"We have been through 10 years of war, then Ebola, and now this. Have mercy on Sierra Leone, Father," a bishop prayed Wednesday during a vigil in the country's capital of Freetown, where reports suggest 400 people are dead and another 600 are missing as a result of intense flooding and a mudslide. Officials are continuing to dig through the muck in an effort to find people buried when a mountainside collapsed Monday, bringing devastation to the Regent district built on hills, report Reuters and CNN. The chief coroner in Freetown—which received 27 inches of rain, more than double the average, between July 1 and Aug. 13—says nearly 400 bodies have arrived at morgues, but "we anticipate more than 500." The dead reportedly include at least 109 children.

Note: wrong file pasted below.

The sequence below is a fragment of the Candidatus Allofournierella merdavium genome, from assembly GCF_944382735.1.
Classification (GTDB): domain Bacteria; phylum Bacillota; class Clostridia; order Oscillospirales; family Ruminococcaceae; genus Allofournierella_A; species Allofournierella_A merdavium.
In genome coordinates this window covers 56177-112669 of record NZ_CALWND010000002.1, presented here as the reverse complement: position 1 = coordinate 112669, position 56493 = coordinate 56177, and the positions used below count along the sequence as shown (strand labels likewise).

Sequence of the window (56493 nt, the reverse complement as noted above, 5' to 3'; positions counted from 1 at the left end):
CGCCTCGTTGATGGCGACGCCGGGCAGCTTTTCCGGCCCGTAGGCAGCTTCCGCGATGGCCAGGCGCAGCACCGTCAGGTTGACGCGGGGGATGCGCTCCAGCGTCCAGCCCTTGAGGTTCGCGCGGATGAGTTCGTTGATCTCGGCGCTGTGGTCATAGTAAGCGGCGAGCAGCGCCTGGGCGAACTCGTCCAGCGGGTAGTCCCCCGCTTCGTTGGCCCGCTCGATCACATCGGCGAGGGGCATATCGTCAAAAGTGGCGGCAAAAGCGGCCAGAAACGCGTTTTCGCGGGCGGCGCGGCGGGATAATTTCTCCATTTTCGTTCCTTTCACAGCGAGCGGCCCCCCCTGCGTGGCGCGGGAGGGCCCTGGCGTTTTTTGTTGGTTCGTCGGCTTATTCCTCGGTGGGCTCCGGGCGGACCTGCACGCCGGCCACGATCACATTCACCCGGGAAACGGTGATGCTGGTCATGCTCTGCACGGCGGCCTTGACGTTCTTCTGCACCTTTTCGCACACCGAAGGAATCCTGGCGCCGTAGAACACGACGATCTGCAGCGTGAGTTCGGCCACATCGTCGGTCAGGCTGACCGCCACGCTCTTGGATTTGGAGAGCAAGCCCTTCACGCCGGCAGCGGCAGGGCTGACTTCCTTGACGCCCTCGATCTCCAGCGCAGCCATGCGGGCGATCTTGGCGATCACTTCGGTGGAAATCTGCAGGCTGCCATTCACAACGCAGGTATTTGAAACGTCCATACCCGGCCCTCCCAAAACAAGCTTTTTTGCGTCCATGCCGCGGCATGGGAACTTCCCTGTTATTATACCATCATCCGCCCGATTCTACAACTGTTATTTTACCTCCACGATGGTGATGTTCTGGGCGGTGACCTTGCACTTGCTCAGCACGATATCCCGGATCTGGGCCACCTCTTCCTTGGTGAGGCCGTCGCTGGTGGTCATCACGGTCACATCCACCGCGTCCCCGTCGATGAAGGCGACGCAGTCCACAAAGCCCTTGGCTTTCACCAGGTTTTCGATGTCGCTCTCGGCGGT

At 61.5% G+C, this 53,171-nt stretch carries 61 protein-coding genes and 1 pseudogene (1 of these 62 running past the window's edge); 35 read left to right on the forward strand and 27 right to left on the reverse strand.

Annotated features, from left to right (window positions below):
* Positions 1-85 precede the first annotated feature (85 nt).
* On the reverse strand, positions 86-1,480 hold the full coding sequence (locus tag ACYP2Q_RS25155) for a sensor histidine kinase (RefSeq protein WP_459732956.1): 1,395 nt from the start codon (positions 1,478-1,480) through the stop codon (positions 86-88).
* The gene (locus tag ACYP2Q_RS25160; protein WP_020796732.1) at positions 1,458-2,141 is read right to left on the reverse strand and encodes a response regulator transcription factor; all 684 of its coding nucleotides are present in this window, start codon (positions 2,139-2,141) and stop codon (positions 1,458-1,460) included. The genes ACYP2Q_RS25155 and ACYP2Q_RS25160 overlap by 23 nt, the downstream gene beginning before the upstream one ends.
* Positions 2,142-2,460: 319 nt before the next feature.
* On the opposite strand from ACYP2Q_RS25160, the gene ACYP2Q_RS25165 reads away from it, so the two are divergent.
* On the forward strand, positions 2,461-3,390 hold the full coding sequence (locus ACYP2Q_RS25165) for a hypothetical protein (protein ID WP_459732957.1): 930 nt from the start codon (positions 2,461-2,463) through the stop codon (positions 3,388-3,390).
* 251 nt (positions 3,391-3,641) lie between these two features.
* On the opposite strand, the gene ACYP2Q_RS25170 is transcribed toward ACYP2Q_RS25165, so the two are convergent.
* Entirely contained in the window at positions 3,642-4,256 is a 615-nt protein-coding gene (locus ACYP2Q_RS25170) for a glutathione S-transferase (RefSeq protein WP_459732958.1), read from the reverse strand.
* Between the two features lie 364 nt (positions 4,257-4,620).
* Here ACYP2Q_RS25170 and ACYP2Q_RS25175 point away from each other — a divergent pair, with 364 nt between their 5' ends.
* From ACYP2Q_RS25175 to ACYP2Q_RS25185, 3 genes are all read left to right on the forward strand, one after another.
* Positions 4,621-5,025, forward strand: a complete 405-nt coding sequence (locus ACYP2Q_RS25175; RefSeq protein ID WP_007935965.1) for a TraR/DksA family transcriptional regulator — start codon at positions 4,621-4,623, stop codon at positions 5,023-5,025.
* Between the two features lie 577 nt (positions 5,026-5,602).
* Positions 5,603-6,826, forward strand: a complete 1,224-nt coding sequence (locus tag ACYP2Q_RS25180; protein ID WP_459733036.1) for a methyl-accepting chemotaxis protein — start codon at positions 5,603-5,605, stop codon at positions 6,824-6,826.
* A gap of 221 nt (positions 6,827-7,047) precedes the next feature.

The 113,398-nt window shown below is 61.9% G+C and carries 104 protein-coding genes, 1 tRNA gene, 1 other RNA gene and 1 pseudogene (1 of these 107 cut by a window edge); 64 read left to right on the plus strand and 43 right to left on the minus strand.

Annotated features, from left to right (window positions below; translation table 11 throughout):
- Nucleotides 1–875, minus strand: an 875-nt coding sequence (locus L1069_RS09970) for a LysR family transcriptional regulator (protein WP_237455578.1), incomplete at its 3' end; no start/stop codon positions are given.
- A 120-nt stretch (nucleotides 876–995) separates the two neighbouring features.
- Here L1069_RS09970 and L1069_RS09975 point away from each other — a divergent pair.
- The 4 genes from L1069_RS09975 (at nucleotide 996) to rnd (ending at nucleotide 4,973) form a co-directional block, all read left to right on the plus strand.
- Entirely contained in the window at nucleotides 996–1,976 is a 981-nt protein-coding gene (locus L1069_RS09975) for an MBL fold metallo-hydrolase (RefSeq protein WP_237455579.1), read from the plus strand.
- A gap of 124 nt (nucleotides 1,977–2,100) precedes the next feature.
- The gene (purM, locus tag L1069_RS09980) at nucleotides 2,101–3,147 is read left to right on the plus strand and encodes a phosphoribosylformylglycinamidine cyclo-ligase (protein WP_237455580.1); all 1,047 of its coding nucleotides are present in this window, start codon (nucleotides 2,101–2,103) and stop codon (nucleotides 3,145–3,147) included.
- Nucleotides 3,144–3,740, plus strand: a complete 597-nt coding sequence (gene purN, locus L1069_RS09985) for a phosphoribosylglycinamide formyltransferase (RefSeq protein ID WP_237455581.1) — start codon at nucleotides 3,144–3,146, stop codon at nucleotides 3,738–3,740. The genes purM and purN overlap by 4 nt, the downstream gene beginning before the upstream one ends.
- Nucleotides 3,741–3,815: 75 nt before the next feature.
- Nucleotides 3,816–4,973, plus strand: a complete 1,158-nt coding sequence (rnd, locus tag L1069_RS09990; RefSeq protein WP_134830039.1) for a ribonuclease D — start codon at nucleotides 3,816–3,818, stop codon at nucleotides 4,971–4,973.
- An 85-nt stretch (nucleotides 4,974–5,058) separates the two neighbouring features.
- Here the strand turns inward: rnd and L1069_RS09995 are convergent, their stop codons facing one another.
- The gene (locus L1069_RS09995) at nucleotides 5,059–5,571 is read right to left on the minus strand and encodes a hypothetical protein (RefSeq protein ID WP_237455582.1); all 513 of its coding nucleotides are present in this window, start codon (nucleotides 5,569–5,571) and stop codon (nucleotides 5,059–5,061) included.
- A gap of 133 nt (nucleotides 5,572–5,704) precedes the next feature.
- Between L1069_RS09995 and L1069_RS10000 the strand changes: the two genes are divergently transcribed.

A reporter says he was "drenched in tears" while encountering the scene at Freetown's central morgue, where "hundreds" of bodies were lying on floors, per the BBC. Another witness tells BuzzFeed there are dead bodies "littering some of the streets." The AP reports bodies swept out to sea have also begun washing back ashore. Space is so limited at morgues that mass burials are being planned to make room. The national director of the World Vision charity describes the "sounds of wailing and mourning everywhere," per CNN. And still, the devastation might not be over. A Red Cross official warns of the possibility of further flooding and landslides, while a UN spokesman cites concerns about outbreaks of waterborne diseases including cholera and typhoid.